I woke up this morning wondering what would be interesting to blog about today. As I generally try to avoid regurgitating anything, I was pleased to see the new report by the Communications Workers of America (CWA) on the state of high-speed Internet access in America. The Speed Matters survey of Internet is an interesting read but relatively useless in understanding the actual state of affairs of the Internet in the U.S. As I mentioned earlier this week, understanding our position with regard to broadband means analyzing our success or failure based upon Access, Speed and Pricing (ASP). Without addressing these three elements simultaneously, broadband penetration statements suffer from the lies, damn lies and statistics syndrome. Yes, the U.S. lags the world in high speed Internet penetration. Yes, the U.S. ranks 25th in average Internet connection speeds globally. And yes, even Romania exceeds the average connection speed of the U.S.
That last comparison seems to be the crowning element for establishing the failure of U.S. broadband penetration. It seems to be an interesting stat. Why would Romania have higher broadband speeds than the U.S.? Their form of government doesnt give them an advantage. It is a semi-parliamentary democracy based on a bicameral Parliament with a Chamber of Representatives, a Senate and a president who is elected every five years. Additionally, they are a member of NATO. No advantage there. While 20.8 percent of Americans live in rural areas, that is low compared to the 45 percent of Romanians who live in rural areas. Again, no advantage. The average Romanian earns around $430 a month compared to the U.S. average of $3,392. Enough, lets get to a possible answer and a bit closer to the truth.
Americans do not have the same compelling reasons or motivations as the Romanians for Internet access. In general, if you do not live in an urban area, you do not have access to television unless you have a high-speed Internet connection. Moreover, there is real competition throughout the country for broadband services. Finally, just over 10 percent of the population lives in Bucharest, the capital city, where broadband speeds are highest nationally. Those are the positives; now for the negatives. Only 14 percent of Romanians have broadband Internet access and just 33 percent have any Internet access at all. The broadband infrastructure can support higher speeds than in the U.S. but the Romanian population appears to have a much slower overall adoption rate. Seventy-five percent of Americans have Internet access with 50 percent having broadband access. Comparing the U.S. to Romania is ridiculous but it makes for great press.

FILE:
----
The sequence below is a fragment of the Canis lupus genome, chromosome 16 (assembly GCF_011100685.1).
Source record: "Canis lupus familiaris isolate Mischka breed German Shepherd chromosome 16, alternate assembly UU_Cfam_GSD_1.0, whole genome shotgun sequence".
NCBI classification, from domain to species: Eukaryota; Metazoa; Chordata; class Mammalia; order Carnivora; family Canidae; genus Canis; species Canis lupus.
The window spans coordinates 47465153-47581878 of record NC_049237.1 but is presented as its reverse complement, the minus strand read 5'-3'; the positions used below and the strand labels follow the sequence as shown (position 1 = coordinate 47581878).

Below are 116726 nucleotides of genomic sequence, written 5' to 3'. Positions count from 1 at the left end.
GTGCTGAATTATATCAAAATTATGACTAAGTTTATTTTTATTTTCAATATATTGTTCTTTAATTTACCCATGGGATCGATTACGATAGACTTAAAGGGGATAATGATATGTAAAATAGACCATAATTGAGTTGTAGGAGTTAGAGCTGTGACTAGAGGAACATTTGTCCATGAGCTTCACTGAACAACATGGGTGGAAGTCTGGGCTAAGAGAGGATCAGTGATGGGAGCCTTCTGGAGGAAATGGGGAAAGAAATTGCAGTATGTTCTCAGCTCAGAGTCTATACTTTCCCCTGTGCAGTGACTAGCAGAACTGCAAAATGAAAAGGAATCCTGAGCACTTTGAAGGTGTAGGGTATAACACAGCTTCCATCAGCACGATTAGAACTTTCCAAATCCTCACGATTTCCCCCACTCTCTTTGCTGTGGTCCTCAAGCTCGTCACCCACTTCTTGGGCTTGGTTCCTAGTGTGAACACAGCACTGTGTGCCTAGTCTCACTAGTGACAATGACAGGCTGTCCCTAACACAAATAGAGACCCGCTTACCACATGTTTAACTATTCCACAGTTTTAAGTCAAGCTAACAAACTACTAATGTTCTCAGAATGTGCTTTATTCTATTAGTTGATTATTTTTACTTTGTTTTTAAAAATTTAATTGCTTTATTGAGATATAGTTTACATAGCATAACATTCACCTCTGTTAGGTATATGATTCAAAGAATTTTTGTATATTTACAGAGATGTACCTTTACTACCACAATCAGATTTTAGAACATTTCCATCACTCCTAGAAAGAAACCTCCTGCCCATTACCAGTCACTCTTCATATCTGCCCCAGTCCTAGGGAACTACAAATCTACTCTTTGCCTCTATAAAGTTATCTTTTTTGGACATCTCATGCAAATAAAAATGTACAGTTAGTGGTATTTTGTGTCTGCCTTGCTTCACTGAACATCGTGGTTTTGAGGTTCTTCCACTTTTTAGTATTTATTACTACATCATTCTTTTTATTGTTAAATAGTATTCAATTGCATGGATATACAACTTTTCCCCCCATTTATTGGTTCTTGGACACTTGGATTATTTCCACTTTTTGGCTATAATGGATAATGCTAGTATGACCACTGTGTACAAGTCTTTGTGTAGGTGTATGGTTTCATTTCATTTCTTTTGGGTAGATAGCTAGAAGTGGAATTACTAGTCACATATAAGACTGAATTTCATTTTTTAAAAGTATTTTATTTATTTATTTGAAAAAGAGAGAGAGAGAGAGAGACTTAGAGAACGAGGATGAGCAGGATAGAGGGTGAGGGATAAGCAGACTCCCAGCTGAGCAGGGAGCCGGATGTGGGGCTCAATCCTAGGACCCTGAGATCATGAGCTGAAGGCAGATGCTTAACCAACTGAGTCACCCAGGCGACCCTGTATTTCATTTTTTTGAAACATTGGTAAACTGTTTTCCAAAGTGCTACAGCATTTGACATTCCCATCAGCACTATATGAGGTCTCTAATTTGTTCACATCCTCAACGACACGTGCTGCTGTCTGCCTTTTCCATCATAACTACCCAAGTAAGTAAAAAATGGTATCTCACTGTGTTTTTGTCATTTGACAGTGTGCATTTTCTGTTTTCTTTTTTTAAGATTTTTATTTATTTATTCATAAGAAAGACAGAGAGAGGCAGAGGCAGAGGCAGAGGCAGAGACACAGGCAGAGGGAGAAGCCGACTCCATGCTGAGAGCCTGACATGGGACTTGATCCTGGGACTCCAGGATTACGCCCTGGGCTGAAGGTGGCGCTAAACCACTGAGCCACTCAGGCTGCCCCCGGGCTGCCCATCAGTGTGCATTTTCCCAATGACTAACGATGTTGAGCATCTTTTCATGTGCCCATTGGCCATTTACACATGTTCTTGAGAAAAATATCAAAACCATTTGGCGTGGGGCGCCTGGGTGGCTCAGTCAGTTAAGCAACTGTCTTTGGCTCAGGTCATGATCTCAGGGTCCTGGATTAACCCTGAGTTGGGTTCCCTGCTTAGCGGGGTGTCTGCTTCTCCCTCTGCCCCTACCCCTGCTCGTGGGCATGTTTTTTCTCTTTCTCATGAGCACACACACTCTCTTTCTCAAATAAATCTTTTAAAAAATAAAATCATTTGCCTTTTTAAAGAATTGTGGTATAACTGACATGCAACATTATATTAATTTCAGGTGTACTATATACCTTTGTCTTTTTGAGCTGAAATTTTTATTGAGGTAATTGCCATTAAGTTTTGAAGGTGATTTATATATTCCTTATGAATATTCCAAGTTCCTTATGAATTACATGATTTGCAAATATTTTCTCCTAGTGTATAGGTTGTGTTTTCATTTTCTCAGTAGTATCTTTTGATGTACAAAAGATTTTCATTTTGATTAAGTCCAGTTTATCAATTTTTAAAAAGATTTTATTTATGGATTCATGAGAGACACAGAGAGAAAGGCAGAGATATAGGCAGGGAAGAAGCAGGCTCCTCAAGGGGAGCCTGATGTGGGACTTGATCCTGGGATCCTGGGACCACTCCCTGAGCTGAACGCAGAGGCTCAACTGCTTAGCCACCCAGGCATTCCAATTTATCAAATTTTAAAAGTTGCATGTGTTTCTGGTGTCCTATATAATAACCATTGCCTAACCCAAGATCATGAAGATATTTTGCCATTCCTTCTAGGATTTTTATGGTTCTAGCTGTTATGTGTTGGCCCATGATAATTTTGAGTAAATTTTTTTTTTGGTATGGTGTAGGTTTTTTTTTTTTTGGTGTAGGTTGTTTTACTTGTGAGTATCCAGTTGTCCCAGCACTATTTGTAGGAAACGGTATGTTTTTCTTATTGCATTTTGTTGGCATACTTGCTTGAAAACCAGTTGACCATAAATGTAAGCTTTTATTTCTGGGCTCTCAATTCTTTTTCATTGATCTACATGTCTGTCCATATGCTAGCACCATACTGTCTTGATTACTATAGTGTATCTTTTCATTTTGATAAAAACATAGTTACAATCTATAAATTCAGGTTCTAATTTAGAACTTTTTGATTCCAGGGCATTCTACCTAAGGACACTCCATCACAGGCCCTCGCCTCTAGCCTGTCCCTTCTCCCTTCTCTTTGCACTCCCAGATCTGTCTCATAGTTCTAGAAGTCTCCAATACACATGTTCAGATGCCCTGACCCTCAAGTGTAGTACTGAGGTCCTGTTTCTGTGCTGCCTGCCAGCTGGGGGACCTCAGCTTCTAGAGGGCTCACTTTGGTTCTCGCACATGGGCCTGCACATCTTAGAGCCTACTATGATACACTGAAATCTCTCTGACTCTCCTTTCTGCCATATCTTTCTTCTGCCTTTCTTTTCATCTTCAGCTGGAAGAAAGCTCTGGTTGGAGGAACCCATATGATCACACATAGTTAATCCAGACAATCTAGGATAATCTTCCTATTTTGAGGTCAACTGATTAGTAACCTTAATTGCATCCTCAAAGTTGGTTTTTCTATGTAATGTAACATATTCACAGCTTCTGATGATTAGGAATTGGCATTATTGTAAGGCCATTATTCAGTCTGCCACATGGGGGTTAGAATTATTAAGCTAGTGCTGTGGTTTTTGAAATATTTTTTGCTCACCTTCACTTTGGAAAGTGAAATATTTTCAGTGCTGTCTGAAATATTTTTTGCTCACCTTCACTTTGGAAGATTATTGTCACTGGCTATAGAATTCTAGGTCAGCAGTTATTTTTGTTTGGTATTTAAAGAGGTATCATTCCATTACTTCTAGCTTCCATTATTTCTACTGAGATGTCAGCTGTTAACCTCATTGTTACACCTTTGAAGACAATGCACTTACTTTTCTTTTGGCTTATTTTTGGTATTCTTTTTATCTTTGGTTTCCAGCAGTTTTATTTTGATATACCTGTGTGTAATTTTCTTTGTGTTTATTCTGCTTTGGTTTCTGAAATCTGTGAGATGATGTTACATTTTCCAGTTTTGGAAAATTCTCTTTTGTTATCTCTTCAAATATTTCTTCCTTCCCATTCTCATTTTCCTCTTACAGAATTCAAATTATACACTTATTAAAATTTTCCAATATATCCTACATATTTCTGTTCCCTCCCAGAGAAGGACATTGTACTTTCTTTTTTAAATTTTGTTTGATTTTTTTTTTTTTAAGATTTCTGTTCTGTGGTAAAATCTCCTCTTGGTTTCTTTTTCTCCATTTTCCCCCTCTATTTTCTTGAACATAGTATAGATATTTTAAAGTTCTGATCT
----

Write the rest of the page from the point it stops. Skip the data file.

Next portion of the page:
The reality remains: the U.S. lags economically similar countries such as the G7 in two areas of ASP, access and speed. Pricing is either better or very competitive, but without access, it makes little difference. I understand the need to improve access to underserved areas but I remain a proponent of incenting broadband carriers to address the three legs of ASP in urban areas and expanding into rural areas. Like it or not, 79 percent of Americans live in urban areas and they remain underserved when compared to the G7. I am not recommending that rural areas be ignored, just that perhaps we can chew gum and walk at the same time. Address both demographics concurrently. Speed matters but having the full package of ASP matters more.
See you on Monday!
David Byrd is vice president of marketing and sales for
, and is responsible for marketing and channel sales programs to SMBs, enterprises and carriers as well as defining the product offering. Prior to joining Broadvox, David was the Vice President of Channels and Alliances for Eftia and Telcordia. As Director of eBusiness Development with i2 Technologies, he developed major partnerships with many of the leaders in Internet eCommerce and supply chain management. As CEO of Planet Hollywood Online he was a pioneer in using early internet technologies to build a branded entertainment and eCommerce website company partnered with Planet Hollywood. Having over twenty years of Telecom sales and marketing experience, he has held executive positions with Hewlett-Packard, Sprint and Ericsson.